The autonomous house is connected to the electricity grid (and there's also a telephone line). The reason for this is that they still draw power from the grid in the evening.
They have a 2.3 kW photovoltaic array which is not that large by most standards but is based on supplying a house which is already very efficient. So the PV system covers virtually all of their energy needs throughout the year. Therefore their net electricity usage is close to zero.
Overcoming Building Control Objections was a Challenge
The only discharge from the house is grey water and that goes straight into a soak away in the garden.
Unfortunately the Building Control inspector wouldn’t accept this approach, despite the approval of the Environment Agency. This meant an uphill battle but it was eventually overcome.
Concentrate Less on Style and More on Resilience
Mike believes that anyone wanting to self build should consider what's going to be important in the future. Will fuel prices continue to rise? He wonders whether we need to concentrate less on style and airy interiors, and build in a little bit of resilience.
Reducing your energy demands down to a tiny amount will certainly mean that rising fuel prices have less impact on you.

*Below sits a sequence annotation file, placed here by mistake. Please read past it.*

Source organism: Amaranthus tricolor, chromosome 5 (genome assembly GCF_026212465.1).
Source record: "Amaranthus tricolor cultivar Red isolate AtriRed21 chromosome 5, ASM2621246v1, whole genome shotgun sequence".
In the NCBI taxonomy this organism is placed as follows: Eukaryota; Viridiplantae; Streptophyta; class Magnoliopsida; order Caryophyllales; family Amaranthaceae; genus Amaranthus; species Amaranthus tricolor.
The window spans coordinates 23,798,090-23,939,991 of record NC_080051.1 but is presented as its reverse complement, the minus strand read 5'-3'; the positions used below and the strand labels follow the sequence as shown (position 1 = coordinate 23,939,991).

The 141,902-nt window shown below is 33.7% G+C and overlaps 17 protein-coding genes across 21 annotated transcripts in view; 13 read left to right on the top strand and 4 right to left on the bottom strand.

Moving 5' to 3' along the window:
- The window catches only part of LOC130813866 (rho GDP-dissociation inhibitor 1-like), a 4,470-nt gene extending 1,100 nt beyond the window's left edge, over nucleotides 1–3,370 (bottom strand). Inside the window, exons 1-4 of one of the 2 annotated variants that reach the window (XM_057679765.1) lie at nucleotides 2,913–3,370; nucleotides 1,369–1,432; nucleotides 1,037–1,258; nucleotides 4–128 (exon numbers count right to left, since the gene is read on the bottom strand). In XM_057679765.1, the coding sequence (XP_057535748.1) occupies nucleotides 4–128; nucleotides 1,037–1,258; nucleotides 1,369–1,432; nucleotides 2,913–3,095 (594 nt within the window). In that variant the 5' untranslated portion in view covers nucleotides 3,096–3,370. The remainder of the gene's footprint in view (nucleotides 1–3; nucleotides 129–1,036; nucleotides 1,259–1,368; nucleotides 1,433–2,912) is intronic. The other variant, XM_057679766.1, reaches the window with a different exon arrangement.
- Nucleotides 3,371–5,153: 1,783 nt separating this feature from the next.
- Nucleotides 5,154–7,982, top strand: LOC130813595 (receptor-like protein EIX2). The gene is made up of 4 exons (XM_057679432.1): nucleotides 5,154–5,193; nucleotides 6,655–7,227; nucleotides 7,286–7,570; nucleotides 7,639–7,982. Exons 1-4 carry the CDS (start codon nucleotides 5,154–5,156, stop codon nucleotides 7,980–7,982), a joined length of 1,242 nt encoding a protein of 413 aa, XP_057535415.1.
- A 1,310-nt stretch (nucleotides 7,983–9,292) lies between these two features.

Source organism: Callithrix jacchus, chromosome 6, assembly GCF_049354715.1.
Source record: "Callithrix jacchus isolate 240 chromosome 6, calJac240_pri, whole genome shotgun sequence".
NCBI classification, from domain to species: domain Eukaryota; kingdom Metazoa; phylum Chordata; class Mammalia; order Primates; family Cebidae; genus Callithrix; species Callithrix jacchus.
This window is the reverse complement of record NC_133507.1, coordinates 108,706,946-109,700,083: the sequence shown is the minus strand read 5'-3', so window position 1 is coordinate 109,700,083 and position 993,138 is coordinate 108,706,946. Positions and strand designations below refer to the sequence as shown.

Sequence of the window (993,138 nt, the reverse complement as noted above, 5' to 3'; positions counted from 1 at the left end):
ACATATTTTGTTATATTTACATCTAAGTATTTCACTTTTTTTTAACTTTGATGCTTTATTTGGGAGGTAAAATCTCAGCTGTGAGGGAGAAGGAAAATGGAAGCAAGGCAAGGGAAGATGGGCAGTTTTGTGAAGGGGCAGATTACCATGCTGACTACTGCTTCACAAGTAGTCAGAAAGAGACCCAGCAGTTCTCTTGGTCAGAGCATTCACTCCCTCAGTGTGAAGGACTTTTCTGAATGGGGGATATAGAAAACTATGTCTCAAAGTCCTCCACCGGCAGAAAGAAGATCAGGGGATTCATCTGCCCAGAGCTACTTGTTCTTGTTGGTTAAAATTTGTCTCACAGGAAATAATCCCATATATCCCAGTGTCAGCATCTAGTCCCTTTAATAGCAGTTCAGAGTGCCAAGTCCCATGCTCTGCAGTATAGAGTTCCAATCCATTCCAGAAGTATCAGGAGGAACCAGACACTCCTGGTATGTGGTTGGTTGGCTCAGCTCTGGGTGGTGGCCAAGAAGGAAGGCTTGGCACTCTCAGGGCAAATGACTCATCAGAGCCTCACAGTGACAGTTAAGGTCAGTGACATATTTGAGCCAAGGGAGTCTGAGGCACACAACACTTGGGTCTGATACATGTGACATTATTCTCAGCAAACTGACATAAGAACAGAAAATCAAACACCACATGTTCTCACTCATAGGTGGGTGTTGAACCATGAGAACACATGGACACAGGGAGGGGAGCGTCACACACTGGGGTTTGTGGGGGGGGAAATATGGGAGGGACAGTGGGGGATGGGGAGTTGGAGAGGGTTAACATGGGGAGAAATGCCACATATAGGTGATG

Mike has Learnt How Acidic Water is
As with any self build project, Mike has learned a lot along the way. One shocking discovery was that the harvested rainwater started to dissolve their copper plumbing!
This is because rainwater is now extremely acidic due to the amount of carbon dioxide in the atmosphere so it is effectively raining carbonic acid! All water at the autonomous house has to be pH corrected.
Terracotta Tiles Offer a Great Alternative to Carpets!
Mike has terracotta tiles on the floor because if he put down carpets it would insulate the thermal mass and it wouldn't work as effectively.
However, using terracotta tiles has led him to realise a few things. Firstly if they are looked after they will probably last for the lifetime of the building. Even if one cracks it could be cut out and easily replaced.
Secondly Mike has realised that a lot of the economy thrives on waste. In the case of carpets he suggests that they will probably be replaced every 15 – 20 years. In the UK alone that amounts to half a million tons of carpet going to landfill every year.
Mike says: “If you eliminate the waste, so if everybody tiled their floor with terracotta floor tiles and nobody bought any more carpets it would be a big problem for a lot of people who would lose their livelihoods. So I think there is an irreconcilable payoff between having a healthy, thriving, functioning economy and economising where it really matters in terms of environmental damage and consumption and so forth.”
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As an experienced cameraman today's guest, Mike Coe, will also be involved in our documentary should it get the go-head.